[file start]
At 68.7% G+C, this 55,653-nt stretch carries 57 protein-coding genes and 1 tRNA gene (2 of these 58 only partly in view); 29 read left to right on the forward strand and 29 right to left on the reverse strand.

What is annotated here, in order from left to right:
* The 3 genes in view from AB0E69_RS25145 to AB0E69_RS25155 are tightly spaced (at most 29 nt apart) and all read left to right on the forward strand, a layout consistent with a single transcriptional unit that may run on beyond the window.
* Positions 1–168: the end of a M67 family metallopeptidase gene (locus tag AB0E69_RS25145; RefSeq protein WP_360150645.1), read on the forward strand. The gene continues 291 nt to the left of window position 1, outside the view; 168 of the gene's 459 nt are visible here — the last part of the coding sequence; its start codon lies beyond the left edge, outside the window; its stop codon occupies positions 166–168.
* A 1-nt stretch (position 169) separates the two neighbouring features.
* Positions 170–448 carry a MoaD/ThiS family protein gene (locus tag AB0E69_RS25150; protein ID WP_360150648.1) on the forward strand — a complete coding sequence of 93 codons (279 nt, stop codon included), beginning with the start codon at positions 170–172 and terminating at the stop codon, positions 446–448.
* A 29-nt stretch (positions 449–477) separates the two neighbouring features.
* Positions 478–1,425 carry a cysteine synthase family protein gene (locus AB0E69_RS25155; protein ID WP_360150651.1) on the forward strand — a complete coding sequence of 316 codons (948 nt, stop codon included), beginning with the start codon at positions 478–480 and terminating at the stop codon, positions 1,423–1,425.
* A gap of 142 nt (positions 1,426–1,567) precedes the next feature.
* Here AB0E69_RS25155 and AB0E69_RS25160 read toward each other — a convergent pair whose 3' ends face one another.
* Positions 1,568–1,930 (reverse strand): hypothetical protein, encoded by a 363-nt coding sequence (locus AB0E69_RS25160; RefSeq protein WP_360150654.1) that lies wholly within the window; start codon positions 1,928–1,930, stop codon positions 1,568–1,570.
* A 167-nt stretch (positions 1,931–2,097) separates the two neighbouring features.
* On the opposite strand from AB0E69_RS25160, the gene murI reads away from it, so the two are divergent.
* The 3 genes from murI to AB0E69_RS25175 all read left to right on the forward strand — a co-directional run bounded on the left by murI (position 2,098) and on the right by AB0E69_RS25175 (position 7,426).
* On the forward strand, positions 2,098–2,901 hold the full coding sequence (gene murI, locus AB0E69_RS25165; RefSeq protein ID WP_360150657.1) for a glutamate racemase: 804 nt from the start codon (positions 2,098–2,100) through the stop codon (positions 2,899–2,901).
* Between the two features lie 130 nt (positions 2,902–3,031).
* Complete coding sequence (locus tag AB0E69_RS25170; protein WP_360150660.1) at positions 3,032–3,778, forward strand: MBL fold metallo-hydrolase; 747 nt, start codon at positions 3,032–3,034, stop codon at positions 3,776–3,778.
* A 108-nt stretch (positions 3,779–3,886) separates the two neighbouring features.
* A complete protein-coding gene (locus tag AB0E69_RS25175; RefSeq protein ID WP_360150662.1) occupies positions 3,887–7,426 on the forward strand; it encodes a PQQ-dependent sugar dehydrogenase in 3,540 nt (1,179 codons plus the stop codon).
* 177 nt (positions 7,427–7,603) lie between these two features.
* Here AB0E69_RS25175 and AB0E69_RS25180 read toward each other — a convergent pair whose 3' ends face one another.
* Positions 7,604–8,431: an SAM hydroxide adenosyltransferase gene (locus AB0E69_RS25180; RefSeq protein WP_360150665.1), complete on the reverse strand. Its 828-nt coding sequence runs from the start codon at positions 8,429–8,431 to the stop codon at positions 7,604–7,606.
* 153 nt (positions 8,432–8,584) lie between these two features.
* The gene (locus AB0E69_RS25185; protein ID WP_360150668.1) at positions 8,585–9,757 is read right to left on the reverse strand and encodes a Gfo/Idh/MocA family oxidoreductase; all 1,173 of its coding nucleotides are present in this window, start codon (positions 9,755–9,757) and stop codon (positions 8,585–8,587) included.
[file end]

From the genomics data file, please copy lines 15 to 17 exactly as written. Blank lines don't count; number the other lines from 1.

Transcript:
* On the forward strand, positions 2,098–2,901 hold the full coding sequence (gene murI, locus AB0E69_RS25165; RefSeq protein ID WP_360150657.1) for a glutamate racemase: 804 nt from the start codon (positions 2,098–2,100) through the stop codon (positions 2,899–2,901).
* Between the two features lie 130 nt (positions 2,902–3,031).
* Complete coding sequence (locus tag AB0E69_RS25170; protein WP_360150660.1) at positions 3,032–3,778, forward strand: MBL fold metallo-hydrolase; 747 nt, start codon at positions 3,032–3,034, stop codon at positions 3,776–3,778.